Holding Up the Universe
Libby used to be the fat girl who had to be lifted out of her house by crane (as per Gilbert Grape), but now she’s just a ‘regular’ fat girl attending the local high school and trying to live down her past. Jack just wants to keep continuing on being the sort of popular guy – but he’s hiding a secret that will continue to affect his whole life.
Libby connected with me really strongly and left a lasting impression for me. She’s a strong female protagonist that nevertheless needs support from her family, friends and a counsellor. No woman is an island, and Libby is no exception.
Ok, so how about Jack? I think Niven gets inside the mind of a teenage boy exceptionally well, and presents a well balanced character who has individual flaws (and a very interesting ‘weakness’). I’d never heard of the ‘weakness’ he has, and it is really quite fascinating to read about. I think YA fiction novels at the moment are doing a great job of removing stigma around various disabilities and it’s fantastic.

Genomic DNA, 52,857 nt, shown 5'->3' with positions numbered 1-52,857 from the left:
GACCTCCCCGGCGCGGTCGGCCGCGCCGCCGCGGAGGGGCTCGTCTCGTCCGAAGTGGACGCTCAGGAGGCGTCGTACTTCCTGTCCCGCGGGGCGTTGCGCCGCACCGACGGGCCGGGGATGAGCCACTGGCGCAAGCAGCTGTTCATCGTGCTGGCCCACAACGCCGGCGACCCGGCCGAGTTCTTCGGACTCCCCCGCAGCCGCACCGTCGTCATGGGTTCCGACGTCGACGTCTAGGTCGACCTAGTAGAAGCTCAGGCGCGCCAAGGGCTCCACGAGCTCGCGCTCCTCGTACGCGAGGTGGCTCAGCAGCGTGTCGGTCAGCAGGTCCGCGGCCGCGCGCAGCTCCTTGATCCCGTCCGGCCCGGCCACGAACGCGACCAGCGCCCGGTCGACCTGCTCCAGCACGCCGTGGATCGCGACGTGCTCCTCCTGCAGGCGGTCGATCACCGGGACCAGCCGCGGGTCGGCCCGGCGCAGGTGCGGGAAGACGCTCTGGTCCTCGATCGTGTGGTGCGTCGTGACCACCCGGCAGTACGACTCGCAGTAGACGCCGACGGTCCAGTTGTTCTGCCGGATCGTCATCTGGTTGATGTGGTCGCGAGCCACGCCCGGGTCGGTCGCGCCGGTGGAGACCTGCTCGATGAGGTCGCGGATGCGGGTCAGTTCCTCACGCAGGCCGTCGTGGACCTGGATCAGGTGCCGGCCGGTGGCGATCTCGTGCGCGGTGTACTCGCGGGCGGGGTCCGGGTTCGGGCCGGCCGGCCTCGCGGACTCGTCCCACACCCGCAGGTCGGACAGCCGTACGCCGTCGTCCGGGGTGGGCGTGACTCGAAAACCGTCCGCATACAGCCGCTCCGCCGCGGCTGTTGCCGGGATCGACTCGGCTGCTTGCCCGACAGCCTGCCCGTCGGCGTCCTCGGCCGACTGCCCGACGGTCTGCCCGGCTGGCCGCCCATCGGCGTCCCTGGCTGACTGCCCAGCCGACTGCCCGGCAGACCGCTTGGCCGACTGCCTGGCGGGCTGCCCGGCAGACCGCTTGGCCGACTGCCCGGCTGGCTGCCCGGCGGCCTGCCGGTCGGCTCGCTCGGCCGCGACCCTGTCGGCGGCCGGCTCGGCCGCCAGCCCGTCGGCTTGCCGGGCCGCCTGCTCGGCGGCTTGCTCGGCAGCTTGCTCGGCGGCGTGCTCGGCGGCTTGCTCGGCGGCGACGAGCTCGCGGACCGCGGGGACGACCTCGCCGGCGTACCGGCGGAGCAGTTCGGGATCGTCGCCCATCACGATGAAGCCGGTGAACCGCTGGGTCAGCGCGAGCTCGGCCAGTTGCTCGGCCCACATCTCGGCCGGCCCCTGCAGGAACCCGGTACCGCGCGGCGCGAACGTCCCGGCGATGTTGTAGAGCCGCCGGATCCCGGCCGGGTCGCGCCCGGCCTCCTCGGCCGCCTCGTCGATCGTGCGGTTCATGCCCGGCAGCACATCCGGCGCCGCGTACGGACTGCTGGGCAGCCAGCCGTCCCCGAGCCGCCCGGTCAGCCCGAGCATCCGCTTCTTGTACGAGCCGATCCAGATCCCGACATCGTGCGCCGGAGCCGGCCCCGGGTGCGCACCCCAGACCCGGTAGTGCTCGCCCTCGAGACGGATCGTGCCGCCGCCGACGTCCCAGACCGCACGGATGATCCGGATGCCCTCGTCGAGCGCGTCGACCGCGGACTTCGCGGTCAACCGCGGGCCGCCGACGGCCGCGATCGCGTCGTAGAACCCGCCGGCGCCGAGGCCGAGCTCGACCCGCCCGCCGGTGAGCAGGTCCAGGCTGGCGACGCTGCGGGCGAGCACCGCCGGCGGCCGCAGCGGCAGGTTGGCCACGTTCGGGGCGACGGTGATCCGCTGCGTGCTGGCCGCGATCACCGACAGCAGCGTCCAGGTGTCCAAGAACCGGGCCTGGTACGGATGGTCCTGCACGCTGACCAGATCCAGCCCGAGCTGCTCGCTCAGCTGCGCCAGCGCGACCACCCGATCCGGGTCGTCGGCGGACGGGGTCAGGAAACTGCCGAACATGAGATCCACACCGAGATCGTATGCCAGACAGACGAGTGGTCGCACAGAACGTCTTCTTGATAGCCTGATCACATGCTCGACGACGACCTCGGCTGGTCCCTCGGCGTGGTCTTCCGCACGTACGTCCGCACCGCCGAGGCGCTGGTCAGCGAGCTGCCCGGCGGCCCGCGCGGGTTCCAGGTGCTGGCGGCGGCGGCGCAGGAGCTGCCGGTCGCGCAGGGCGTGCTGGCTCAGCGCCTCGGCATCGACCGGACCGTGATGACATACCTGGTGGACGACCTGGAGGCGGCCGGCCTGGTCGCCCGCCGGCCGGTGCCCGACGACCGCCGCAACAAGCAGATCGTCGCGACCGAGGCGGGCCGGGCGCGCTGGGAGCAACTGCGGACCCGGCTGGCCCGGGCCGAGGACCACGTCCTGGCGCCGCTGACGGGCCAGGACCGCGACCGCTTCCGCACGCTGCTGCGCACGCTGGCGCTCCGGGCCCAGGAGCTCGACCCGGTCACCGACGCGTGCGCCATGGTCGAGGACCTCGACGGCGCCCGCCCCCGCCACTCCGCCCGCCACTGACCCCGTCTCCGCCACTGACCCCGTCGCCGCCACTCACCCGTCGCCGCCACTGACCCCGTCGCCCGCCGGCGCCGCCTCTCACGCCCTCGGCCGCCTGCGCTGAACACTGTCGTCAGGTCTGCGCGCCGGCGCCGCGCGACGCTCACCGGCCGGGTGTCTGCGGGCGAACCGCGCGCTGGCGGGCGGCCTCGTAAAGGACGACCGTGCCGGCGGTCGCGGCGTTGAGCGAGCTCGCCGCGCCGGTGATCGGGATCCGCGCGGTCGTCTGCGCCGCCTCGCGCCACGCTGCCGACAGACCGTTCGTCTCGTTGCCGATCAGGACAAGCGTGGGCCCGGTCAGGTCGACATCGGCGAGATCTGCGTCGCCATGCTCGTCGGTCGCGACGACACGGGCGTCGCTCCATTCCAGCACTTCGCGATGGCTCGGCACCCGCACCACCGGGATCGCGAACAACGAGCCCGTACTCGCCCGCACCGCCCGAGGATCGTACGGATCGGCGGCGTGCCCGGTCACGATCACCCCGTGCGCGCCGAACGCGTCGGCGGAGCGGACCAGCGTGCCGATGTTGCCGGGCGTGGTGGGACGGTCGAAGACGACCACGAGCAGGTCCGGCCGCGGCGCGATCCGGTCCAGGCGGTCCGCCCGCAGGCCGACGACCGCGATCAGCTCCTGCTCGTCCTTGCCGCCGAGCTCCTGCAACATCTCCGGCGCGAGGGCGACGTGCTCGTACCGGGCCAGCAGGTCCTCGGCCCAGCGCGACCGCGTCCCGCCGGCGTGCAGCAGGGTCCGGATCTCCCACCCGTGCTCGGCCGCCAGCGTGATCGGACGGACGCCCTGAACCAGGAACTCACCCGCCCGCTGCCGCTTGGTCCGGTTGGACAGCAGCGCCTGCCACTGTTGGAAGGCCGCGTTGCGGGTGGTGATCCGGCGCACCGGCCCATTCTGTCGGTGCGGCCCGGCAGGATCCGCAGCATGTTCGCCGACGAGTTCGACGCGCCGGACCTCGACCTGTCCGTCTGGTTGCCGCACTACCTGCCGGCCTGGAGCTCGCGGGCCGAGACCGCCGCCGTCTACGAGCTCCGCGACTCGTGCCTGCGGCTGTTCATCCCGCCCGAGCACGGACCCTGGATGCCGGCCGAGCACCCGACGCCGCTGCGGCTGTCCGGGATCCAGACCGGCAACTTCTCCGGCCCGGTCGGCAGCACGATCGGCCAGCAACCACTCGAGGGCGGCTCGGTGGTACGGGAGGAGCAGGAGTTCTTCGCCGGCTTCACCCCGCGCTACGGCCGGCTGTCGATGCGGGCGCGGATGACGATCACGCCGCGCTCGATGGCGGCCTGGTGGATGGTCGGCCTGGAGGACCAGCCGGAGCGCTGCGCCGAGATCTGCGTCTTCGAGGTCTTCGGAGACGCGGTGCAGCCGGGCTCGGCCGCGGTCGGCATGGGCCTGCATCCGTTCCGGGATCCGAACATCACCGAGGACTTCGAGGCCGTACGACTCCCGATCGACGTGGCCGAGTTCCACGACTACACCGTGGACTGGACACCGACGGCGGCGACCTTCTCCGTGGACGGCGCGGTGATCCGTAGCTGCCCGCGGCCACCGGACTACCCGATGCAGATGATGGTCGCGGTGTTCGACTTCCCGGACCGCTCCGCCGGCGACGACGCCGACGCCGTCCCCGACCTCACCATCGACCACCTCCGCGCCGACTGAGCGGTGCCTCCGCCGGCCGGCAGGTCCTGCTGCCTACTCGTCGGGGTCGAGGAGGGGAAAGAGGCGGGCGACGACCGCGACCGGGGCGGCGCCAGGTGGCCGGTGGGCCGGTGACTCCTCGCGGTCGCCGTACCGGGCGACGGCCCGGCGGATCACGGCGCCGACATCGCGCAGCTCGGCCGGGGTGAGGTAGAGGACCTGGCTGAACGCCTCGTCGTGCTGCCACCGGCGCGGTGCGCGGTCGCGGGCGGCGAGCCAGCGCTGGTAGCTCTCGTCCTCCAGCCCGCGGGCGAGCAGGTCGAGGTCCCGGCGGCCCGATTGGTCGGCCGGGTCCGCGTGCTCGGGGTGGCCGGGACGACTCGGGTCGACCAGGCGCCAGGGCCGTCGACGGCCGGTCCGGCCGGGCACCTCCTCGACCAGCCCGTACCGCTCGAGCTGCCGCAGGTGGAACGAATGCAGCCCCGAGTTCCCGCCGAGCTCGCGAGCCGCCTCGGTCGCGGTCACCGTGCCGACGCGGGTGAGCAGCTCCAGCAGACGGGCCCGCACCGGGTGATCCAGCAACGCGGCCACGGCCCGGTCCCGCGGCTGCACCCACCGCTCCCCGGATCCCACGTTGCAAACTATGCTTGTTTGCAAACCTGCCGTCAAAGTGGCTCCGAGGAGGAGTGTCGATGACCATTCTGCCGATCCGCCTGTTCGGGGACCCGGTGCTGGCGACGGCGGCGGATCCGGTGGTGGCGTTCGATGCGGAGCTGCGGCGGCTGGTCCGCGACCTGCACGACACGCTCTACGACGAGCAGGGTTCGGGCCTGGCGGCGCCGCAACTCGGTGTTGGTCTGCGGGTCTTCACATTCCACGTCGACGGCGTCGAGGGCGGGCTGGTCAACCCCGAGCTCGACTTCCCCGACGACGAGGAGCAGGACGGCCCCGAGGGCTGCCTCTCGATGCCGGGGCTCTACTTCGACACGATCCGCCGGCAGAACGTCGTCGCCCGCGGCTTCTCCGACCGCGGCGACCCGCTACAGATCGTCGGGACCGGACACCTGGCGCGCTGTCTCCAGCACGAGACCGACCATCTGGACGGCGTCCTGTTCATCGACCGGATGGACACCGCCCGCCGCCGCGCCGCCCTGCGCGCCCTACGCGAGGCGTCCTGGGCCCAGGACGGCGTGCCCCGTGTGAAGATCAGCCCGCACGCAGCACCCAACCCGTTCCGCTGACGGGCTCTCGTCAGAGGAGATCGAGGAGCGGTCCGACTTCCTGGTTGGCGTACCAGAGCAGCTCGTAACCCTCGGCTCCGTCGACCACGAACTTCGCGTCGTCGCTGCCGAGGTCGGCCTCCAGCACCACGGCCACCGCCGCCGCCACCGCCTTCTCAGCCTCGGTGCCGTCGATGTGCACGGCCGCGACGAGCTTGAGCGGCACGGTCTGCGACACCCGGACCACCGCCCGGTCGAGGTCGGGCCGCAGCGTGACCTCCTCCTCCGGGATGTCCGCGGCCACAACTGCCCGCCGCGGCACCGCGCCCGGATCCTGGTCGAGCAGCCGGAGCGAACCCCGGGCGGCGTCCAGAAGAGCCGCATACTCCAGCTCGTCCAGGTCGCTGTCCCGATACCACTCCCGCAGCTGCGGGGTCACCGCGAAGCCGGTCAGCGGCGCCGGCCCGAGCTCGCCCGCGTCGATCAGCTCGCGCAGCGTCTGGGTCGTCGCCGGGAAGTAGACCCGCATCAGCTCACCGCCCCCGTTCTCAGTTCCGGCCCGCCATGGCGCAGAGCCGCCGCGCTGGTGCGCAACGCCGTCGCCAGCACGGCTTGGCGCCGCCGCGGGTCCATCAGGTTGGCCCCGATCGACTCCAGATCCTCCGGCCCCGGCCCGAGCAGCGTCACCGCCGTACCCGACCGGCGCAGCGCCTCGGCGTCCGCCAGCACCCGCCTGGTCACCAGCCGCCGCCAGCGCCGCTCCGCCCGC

The plot. It keeps you reading, it has some fantastic twists that the reader sees coming (most of the time) and that the characters don’t see at all. Although you might think you know what is going to happen next, or what horrible thing another person might do, you really have no idea at all. I was satisfied and couldn’t put the novel down.
I’m going to say that this novel deserves a place in my favourite YA novels of fiction that deals with difficult issues. If you liked FanGirl, Any Other Night or Caramel Hearts, this novel is going to satisfy you. Niven has written another novel, All the Bright Places, that I haven’t gotten my hands on yet – it might actually be a requested novel for me for Christmas now. 5 stars for this one, and I look forward to getting the chance to read another similar.
Penguin | 6 October 2016 | AU $17.99 | Paperback